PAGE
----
Wednesday, June 15, 2005

OT: An Adult Read

I am a huge fan of Ian McEwan's writing and especially love A Child in Time, Atonement, and Enduring Love. I had never noticed how central the parent-child relationship is to many of his works until now after having read Saturday.

Saturday received mixed reviews. I think this is only because McEwan wrote it and after Atonement has to live up to very high standards. I thought it was a great book and was really struck by the parent-child(ren) relationship at the heart of the novel. The hero--Henry Perowne--is a well-known, brilliant neurosurgeon searching for meaning in everyday life. (Much is made of the fact that this is a 9/11 novel. I am not so sure that 9/11 is as important as the press made it seem. Perowne just happens to live after 9/11.)

Mc Ewan's Perowne doesn't know much about and doesn't even particularly like literature. He also has fairly conservative, pedestrian tastes in music. Yet, he is the father of two grown children who are artists--Daisy, a poet, and Theo, a blues musician. You would think the two children would rebel against their father, but instead they include Henry in their artistic lives. Daisy harangues her father into not only reading, but into understanding what he reads. She sends postcards with instructions and reading lists, she chides him for his conservatism, she engages him in literary discussion. It's quite funny, actually, and Daisy comes off as an artist who believes in what she does, not as annoying. Theo looks for approval, wants his father to attend rehearsals and understand the new in his work.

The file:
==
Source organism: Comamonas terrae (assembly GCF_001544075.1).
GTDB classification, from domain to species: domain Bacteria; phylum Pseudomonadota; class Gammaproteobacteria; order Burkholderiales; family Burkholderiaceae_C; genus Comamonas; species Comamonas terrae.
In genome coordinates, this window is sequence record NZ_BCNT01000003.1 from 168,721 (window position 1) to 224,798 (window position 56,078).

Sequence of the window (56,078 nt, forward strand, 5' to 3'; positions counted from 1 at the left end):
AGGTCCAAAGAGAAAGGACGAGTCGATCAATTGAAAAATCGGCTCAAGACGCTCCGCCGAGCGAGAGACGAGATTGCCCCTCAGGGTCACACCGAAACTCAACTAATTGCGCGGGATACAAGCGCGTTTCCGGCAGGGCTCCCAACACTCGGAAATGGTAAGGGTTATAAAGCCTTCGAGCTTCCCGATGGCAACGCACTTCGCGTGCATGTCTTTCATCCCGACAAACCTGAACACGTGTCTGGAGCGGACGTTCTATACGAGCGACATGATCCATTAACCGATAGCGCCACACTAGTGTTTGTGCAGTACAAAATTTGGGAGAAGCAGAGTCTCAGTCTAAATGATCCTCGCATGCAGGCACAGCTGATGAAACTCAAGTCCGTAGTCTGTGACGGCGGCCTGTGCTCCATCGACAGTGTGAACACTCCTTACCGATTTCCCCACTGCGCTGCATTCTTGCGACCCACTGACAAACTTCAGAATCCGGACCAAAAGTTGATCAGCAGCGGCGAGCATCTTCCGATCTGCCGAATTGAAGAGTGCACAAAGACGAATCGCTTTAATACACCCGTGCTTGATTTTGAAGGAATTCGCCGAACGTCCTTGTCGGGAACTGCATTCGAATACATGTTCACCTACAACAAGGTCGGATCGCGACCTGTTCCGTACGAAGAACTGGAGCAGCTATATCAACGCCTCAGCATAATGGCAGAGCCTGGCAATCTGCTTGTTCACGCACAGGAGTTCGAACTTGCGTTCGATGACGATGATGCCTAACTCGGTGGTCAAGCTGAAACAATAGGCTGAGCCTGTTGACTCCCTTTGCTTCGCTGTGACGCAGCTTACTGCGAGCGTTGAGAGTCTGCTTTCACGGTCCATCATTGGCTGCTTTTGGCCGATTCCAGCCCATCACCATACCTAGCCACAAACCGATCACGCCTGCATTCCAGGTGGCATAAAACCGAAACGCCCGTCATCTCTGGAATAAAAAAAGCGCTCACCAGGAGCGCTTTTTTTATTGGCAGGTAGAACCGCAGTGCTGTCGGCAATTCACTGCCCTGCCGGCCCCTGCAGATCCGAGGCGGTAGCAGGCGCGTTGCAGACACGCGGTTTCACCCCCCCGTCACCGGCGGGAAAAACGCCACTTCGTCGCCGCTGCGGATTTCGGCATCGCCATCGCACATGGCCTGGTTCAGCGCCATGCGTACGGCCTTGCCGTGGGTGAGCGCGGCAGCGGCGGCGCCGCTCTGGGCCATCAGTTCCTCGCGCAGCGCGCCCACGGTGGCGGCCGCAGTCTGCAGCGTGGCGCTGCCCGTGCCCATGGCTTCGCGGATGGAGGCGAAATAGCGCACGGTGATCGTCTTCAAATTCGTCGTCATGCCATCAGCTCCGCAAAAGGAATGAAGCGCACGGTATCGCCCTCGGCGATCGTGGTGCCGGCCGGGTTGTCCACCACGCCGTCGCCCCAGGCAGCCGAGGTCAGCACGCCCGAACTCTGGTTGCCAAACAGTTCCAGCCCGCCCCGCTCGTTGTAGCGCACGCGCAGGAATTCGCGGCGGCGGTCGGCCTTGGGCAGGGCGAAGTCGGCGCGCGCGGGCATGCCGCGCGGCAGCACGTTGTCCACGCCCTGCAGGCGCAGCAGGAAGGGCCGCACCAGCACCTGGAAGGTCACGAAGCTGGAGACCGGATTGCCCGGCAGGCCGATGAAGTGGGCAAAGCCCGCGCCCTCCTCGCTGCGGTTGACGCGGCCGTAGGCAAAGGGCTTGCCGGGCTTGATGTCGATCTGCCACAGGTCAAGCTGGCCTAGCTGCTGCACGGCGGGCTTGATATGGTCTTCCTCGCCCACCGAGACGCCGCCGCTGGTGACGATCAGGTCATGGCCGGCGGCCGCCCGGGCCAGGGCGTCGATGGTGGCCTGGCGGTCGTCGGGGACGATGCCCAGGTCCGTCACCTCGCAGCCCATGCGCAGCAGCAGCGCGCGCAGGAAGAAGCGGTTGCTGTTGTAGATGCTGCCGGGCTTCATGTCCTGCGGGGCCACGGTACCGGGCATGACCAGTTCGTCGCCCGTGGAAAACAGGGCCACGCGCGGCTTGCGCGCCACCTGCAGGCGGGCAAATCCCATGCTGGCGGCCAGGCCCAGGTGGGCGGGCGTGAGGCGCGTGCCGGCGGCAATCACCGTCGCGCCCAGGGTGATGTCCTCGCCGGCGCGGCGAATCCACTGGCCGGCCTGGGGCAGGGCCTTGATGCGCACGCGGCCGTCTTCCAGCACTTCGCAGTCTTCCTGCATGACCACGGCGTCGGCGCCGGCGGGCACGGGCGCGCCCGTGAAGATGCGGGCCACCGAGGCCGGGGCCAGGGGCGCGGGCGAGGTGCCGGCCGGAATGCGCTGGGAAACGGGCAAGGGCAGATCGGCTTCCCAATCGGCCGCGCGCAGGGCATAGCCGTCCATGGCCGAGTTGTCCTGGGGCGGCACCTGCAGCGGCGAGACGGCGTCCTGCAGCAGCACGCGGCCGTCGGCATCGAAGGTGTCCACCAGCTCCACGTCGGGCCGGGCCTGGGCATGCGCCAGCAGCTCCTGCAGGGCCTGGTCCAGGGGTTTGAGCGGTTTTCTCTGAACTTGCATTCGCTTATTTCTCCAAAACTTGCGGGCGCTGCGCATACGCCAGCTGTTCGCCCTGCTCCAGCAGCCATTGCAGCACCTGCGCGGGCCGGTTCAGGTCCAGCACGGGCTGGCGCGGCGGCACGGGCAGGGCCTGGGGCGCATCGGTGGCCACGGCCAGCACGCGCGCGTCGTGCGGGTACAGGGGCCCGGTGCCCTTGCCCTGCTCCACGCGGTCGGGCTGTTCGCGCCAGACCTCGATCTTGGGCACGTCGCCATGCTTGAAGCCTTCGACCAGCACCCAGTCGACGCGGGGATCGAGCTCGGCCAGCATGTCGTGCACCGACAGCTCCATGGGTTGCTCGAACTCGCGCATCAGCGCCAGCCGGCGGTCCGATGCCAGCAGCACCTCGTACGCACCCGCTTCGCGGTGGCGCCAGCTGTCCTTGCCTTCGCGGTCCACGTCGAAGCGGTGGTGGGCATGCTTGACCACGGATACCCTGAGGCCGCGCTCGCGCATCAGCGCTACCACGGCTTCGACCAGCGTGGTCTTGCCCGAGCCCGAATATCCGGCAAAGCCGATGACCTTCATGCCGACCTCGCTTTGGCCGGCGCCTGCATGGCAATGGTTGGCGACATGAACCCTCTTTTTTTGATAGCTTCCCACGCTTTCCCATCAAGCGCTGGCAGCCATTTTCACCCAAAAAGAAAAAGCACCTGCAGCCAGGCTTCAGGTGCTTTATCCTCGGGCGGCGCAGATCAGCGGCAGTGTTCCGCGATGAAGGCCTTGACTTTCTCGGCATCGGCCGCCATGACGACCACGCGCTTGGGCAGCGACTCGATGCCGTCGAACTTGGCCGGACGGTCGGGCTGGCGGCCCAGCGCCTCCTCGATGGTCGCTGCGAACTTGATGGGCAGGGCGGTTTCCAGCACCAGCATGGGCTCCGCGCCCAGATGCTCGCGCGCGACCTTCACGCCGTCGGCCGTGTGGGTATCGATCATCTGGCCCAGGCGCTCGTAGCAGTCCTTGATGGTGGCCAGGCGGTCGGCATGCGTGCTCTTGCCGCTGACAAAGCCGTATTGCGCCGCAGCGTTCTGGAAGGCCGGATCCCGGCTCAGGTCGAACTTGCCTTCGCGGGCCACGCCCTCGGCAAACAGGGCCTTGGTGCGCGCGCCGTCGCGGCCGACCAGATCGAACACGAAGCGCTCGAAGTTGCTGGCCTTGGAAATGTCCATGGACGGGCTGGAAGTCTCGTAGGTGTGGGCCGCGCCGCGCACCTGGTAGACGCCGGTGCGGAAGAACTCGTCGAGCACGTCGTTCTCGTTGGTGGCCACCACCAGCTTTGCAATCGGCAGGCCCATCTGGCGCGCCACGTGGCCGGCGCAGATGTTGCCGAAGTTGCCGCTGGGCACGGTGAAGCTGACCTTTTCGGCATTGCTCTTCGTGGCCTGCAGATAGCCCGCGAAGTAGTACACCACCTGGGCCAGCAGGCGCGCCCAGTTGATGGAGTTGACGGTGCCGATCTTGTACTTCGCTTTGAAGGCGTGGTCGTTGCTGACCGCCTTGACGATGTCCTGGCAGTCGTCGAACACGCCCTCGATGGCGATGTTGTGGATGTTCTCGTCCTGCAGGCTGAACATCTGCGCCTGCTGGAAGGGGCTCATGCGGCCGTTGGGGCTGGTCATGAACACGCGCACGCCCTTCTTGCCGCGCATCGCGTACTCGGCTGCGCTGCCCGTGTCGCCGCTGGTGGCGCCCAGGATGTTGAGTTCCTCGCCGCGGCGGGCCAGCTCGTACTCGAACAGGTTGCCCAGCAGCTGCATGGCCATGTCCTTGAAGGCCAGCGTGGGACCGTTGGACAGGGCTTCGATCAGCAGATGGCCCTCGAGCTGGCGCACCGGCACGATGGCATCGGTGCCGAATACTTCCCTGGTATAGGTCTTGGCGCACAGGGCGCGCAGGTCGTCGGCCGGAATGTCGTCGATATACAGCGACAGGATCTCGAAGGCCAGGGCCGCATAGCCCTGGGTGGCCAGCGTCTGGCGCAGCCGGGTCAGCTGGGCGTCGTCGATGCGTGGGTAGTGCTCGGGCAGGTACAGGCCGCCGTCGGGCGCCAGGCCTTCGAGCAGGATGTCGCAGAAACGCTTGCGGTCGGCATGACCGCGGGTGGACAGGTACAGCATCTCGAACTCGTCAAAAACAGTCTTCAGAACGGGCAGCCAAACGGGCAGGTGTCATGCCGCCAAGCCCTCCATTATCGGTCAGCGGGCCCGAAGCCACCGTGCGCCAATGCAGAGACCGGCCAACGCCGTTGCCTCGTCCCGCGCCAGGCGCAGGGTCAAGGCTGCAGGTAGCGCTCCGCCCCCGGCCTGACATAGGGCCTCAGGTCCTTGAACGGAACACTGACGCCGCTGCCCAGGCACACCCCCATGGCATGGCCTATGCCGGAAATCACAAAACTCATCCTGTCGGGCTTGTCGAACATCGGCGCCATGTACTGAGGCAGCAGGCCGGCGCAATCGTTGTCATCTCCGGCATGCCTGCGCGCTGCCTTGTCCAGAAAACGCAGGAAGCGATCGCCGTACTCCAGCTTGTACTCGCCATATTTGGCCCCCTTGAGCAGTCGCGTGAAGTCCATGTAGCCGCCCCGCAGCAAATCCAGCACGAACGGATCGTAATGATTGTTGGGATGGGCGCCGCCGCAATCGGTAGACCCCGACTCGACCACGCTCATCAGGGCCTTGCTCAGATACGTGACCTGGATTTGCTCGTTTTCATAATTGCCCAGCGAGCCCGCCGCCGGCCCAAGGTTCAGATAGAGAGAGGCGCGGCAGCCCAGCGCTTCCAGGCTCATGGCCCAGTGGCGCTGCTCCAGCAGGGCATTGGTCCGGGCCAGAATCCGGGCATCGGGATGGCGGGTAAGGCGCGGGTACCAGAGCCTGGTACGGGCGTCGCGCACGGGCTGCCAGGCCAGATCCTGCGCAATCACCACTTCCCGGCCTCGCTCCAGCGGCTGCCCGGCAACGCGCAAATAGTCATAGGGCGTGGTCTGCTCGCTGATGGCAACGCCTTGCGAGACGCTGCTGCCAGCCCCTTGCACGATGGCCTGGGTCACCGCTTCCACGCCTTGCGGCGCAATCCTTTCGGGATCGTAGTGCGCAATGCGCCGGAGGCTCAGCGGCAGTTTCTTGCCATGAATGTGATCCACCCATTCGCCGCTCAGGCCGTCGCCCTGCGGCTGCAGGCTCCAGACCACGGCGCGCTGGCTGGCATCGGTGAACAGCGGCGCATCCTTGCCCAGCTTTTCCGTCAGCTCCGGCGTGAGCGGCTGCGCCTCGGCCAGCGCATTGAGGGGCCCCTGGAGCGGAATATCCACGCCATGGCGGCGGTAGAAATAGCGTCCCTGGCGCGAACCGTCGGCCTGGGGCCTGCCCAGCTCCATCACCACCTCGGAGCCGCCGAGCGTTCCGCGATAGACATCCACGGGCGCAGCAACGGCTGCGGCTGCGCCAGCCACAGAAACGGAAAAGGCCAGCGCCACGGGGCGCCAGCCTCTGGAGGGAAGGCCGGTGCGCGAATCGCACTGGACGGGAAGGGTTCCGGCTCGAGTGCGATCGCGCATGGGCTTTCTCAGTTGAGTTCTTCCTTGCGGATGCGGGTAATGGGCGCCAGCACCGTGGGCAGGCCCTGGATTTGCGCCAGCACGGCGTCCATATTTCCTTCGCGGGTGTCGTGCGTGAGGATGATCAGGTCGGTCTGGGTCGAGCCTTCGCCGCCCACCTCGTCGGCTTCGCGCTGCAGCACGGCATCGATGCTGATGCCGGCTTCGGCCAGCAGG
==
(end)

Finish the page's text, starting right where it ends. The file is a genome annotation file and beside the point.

I think that Daisy and Theo seek closeness with their father because he lives his everyday life as an artist. He notices every detail, every nuance of the day and interprets their meaning.

An idea central to all McEwan's work is that one small detail, one insignficant event can change the course of an entire life or lives. In Saturday Mc Ewan extends this idea, making it fundamental belief of his hero. Henry Perowne understands that each moment in his life is significant and takes the time to ponder the small details. Perowne is the opposite of a Romantic hero--he appreciates the art that is his life. He doesn't create a life more artistic than art.